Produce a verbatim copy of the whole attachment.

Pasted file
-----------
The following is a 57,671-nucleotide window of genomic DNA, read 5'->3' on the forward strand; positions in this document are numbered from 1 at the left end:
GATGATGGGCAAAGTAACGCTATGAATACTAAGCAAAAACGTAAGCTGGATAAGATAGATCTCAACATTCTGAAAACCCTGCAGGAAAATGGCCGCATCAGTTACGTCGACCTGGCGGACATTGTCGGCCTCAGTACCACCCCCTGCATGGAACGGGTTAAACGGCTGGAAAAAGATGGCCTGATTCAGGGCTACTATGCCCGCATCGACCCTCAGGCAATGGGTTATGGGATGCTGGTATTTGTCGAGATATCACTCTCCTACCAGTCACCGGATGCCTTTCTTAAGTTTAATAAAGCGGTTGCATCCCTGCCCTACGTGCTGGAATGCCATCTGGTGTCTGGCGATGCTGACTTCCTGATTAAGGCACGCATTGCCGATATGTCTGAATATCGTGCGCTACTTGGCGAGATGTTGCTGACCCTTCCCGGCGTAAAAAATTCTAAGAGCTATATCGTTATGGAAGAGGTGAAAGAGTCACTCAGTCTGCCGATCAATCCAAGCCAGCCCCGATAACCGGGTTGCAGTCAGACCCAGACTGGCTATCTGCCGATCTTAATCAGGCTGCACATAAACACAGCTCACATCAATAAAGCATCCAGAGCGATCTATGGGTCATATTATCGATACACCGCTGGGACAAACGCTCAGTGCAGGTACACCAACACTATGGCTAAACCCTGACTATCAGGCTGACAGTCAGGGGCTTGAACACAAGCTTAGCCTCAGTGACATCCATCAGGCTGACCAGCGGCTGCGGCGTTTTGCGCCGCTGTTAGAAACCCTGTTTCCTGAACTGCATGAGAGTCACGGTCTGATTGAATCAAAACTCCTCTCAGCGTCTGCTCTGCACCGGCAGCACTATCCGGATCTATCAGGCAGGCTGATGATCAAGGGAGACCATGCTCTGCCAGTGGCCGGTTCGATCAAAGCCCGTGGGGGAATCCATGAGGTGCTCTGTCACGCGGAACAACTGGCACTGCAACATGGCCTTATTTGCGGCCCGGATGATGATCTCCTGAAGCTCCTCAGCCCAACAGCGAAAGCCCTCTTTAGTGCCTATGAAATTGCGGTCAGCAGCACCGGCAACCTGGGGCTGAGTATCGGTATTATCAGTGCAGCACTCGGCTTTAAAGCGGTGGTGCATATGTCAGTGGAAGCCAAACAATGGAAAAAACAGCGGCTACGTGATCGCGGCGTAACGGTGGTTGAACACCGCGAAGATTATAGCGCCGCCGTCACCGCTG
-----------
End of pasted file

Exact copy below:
The following is a 57,671-nucleotide window of genomic DNA, read 5'->3' on the forward strand; positions in this document are numbered from 1 at the left end:
GATGATGGGCAAAGTAACGCTATGAATACTAAGCAAAAACGTAAGCTGGATAAGATAGATCTCAACATTCTGAAAACCCTGCAGGAAAATGGCCGCATCAGTTACGTCGACCTGGCGGACATTGTCGGCCTCAGTACCACCCCCTGCATGGAACGGGTTAAACGGCTGGAAAAAGATGGCCTGATTCAGGGCTACTATGCCCGCATCGACCCTCAGGCAATGGGTTATGGGATGCTGGTATTTGTCGAGATATCACTCTCCTACCAGTCACCGGATGCCTTTCTTAAGTTTAATAAAGCGGTTGCATCCCTGCCCTACGTGCTGGAATGCCATCTGGTGTCTGGCGATGCTGACTTCCTGATTAAGGCACGCATTGCCGATATGTCTGAATATCGTGCGCTACTTGGCGAGATGTTGCTGACCCTTCCCGGCGTAAAAAATTCTAAGAGCTATATCGTTATGGAAGAGGTGAAAGAGTCACTCAGTCTGCCGATCAATCCAAGCCAGCCCCGATAACCGGGTTGCAGTCAGACCCAGACTGGCTATCTGCCGATCTTAATCAGGCTGCACATAAACACAGCTCACATCAATAAAGCATCCAGAGCGATCTATGGGTCATATTATCGATACACCGCTGGGACAAACGCTCAGTGCAGGTACACCAACACTATGGCTAAACCCTGACTATCAGGCTGACAGTCAGGGGCTTGAACACAAGCTTAGCCTCAGTGACATCCATCAGGCTGACCAGCGGCTGCGGCGTTTTGCGCCGCTGTTAGAAACCCTGTTTCCTGAACTGCATGAGAGTCACGGTCTGATTGAATCAAAACTCCTCTCAGCGTCTGCTCTGCACCGGCAGCACTATCCGGATCTATCAGGCAGGCTGATGATCAAGGGAGACCATGCTCTGCCAGTGGCCGGTTCGATCAAAGCCCGTGGGGGAATCCATGAGGTGCTCTGTCACGCGGAACAACTGGCACTGCAACATGGCCTTATTTGCGGCCCGGATGATGATCTCCTGAAGCTCCTCAGCCCAACAGCGAAAGCCCTCTTTAGTGCCTATGAAATTGCGGTCAGCAGCACCGGCAACCTGGGGCTGAGTATCGGTATTATCAGTGCAGCACTCGGCTTTAAAGCGGTGGTGCATATGTCAGTGGAAGCCAAACAATGGAAAAAACAGCGGCTACGTGATCGCGGCGTAACGGTGGTTGAACACCGCGAAGATTATAGCGCCGCCGTCACCGCTG